Applied Geochemistry (v.17, #2)
Papers to appear (I).
Current Literature Survey (III-VII).
IAGC Membership Form (IX).
Geochemistry of oil inclusions in sulfide-related calcites—fingerprinting the source of the sulfate-reducing hydrocarbons of the Pb–Zn carbonate-hosted Jubilee deposit of Nova Scotia, Canada by Karyne M Rogers; Martine M Savard (69-77).
Sulfide precipitation in the context of carbonate-hosted base metal deposits has been previously explained by numerous processes including SO4 reduction in the presence of hydrocarbons. This model has been suggested for numerous deposits although clear criteria to support the model have not been systematically provided. Numerous oil-inclusions are encompassed by fibrous calcite crystals in finely laminated Carboniferous limestone at the base of the Windsor Group, a unit that hosts numerous base metal occurrences in Nova Scotia, particularly the hydrocarbon-rich Jubilee Pb–Zn deposit in Cape Breton Island. Oil from two inclusion-rich samples from this deposit have been characterised by gas chromatography, gas chromatography–mass spectrometry, gas chromatography–isotope ratio mass spectrometry and bulk stable C isotopes. As established in the authors' former publications, the Jubilee deposit is a clear metallogenic case for which the ground preparation and mineralisation stages involved reduction of SO4 by hydrocarbons. Here, the question of potential sources of these hydrocarbons is addressed. It is postulated that the hydrocarbons that were trapped in the sulfide-related calcites at the deposit, correlate with previously characterised oil seeps, and it is demonstrated that their source is not the marine host-carbonates but stratigraphically deeper lacustrine formations of the Horton Group.
Natural and anthropogenic SO4 sources in the Arno river catchment, northern Tuscany, Italy: a chemical and isotopic reconnaissance by G Cortecci; E Dinelli; A Bencini; A Adorni-Braccesi; G La Ruffa (79-92).
The δ 34S isotope signature of aqueous SO4 2− in the main river Arno and principal tributaries was investigated along with major ion chemistry in order to check the pollution effects in the water network of a heavily industrialized and densely urbanized catchment extending in Tuscany over an area of 8228 km2 from the Apennine Ridge to the Tyrrhenian Sea. Major towns include Florence and Pisa. Analyses are presented for 29 water samples from the Arno river and 36 water samples from the tributaries, all collected in 1996–1997 during low flow hydrologic conditions. Samples from the Arno are distributed from source to mouth and those from tributaries upstream from the confluence points. The Arno river solutes consist mainly of Ca2+ and HCO3 −, but the proportions of Na+, Cl− and SO4 2− increase downstream, in keeping with the basically anthropogenic origin of the latter. The δ 34S(SO4 2−) signature also increases downstream, with the most depleted values in the source zone. The seawater ingression into the river is documented by distinctly higher chemical and isotopic parameters at about 13 km from the mouth. In general, the tributaries behave similarly to the Arno for both their chemical and isotopic compositions, with increasing δ 34S, Na+, Cl− and SO4 2− downstream. The δ 34S of SO4 2− in natural inputs is estimated to range approximately between −15 and +4‰ from oxidation of pyrite disseminated in country rocks, and between +15 and +23‰ from dissolution of evaporites, whereas the δ 34S of anthropogenic SO4 2− should be variable within the range 1–8‰.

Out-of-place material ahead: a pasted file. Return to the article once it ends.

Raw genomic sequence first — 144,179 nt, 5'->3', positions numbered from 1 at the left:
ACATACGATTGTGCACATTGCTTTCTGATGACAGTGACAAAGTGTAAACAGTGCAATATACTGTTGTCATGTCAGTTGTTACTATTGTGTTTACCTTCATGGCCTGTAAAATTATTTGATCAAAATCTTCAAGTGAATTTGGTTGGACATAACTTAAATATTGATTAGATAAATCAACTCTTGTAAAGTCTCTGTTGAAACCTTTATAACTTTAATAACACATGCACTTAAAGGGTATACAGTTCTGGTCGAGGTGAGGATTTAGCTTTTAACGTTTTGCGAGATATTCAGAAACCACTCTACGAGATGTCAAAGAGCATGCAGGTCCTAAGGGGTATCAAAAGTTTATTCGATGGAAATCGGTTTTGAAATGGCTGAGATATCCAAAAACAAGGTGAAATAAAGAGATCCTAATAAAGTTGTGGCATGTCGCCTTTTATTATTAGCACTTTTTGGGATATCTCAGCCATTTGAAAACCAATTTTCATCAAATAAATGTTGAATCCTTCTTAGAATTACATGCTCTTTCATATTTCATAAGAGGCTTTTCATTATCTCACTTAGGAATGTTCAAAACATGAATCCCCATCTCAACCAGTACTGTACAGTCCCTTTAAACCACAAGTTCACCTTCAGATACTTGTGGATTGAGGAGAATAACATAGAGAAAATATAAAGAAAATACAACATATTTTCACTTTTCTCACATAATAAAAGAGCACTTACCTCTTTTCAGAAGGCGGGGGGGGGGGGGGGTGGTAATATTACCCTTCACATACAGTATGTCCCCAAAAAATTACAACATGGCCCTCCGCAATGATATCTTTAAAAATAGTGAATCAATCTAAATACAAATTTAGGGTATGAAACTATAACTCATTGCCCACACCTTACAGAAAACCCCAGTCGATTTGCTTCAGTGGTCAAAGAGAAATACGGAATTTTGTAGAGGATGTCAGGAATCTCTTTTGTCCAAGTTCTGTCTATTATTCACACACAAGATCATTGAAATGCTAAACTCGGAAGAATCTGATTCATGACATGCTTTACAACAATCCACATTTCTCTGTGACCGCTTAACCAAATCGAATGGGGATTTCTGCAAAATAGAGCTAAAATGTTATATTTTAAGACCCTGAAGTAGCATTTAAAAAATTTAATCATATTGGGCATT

Self-sealing isolation and immobilization: a geochemical approach to solve the environmental problem of waste acidic jarosite by M. Ding; R.D. Schuiling; H.A.van der Sloot (93-103).